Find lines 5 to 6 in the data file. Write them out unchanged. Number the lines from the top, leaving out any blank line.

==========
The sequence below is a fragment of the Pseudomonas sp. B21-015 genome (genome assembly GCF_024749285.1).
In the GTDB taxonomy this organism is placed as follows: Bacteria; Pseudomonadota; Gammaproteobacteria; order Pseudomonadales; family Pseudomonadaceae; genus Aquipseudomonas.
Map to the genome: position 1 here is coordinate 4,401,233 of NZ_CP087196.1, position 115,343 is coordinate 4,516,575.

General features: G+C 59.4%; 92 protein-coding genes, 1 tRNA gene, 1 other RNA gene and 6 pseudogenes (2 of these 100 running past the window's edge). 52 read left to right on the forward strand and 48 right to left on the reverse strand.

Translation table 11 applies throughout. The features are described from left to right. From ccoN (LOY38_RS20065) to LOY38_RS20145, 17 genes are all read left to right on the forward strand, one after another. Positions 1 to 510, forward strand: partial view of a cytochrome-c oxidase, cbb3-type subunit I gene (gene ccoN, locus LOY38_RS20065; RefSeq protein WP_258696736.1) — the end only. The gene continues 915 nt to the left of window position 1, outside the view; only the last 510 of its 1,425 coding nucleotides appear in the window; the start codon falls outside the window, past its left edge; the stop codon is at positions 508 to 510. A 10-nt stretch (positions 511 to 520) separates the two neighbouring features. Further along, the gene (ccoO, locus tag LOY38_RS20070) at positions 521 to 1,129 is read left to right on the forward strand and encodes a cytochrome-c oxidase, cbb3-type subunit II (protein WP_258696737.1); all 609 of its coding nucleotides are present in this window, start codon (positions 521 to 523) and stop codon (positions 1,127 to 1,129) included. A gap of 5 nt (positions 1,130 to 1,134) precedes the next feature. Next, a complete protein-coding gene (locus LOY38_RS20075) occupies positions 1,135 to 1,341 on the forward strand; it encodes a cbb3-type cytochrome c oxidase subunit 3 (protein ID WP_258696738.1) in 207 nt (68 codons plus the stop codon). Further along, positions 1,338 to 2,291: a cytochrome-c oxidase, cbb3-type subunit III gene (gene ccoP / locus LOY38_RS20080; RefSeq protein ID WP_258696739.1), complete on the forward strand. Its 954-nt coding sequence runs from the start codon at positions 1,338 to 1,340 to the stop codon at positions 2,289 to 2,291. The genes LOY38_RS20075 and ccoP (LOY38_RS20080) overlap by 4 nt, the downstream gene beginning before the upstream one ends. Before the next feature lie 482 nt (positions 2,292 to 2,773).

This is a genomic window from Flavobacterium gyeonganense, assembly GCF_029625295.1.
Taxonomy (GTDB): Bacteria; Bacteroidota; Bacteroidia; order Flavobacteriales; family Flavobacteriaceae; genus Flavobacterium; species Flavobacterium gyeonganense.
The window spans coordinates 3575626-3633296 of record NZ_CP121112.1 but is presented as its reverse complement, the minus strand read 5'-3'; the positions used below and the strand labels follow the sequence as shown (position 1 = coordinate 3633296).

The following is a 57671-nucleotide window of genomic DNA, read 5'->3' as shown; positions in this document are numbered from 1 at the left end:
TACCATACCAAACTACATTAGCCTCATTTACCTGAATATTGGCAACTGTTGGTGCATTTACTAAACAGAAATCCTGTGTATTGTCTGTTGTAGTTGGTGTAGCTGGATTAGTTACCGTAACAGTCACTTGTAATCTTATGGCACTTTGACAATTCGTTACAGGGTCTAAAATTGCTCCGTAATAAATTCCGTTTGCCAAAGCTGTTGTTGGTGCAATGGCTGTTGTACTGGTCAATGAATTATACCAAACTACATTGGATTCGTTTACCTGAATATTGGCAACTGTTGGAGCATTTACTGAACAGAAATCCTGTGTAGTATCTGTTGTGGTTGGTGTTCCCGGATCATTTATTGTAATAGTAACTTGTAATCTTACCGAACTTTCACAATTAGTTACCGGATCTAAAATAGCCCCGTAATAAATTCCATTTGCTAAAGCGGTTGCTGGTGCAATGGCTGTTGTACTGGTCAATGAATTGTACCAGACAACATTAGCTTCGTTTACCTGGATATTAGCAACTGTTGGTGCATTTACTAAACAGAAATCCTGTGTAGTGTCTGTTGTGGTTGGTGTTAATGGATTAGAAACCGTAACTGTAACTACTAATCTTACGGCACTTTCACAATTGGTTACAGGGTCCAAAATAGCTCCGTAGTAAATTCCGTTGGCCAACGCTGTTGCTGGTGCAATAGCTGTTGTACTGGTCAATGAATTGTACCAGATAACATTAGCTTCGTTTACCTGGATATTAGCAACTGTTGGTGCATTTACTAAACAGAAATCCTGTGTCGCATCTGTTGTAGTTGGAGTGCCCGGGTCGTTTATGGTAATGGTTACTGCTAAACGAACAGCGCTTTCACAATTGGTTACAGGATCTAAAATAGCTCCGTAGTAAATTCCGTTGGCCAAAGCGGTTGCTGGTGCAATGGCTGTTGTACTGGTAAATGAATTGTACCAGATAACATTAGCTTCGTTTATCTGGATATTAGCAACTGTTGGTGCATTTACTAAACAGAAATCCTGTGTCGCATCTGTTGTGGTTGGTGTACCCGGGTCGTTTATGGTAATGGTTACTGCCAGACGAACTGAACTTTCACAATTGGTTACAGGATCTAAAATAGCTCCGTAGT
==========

Translation table 11 applies throughout. The features are described from left to right. From ccoN (LOY38_RS20065) to LOY38_RS20145, 17 genes are all read left to right on the forward strand, one after another. Positions 1 to 510, forward strand: partial view of a cytochrome-c oxidase, cbb3-type subunit I gene (gene ccoN, locus LOY38_RS20065; RefSeq protein WP_258696736.1) — the end only. The gene continues 915 nt to the left of window position 1, outside the view; only the last 510 of its 1,425 coding nucleotides appear in the window; the start codon falls outside the window, past its left edge; the stop codon is at positions 508 to 510. A 10-nt stretch (positions 511 to 520) separates the two neighbouring features. Further along, the gene (ccoO, locus tag LOY38_RS20070) at positions 521 to 1,129 is read left to right on the forward strand and encodes a cytochrome-c oxidase, cbb3-type subunit II (protein WP_258696737.1); all 609 of its coding nucleotides are present in this window, start codon (positions 521 to 523) and stop codon (positions 1,127 to 1,129) included. A gap of 5 nt (positions 1,130 to 1,134) precedes the next feature. Next, a complete protein-coding gene (locus LOY38_RS20075) occupies positions 1,135 to 1,341 on the forward strand; it encodes a cbb3-type cytochrome c oxidase subunit 3 (protein ID WP_258696738.1) in 207 nt (68 codons plus the stop codon). Further along, positions 1,338 to 2,291: a cytochrome-c oxidase, cbb3-type subunit III gene (gene ccoP / locus LOY38_RS20080; RefSeq protein ID WP_258696739.1), complete on the forward strand. Its 954-nt coding sequence runs from the start codon at positions 1,338 to 1,340 to the stop codon at positions 2,289 to 2,291. The genes LOY38_RS20075 and ccoP (LOY38_RS20080) overlap by 4 nt, the downstream gene beginning before the upstream one ends. Before the next feature lie 482 nt (positions 2,292 to 2,773).

This is a genomic window from Flavobacterium gyeonganense, assembly GCF_029625295.1.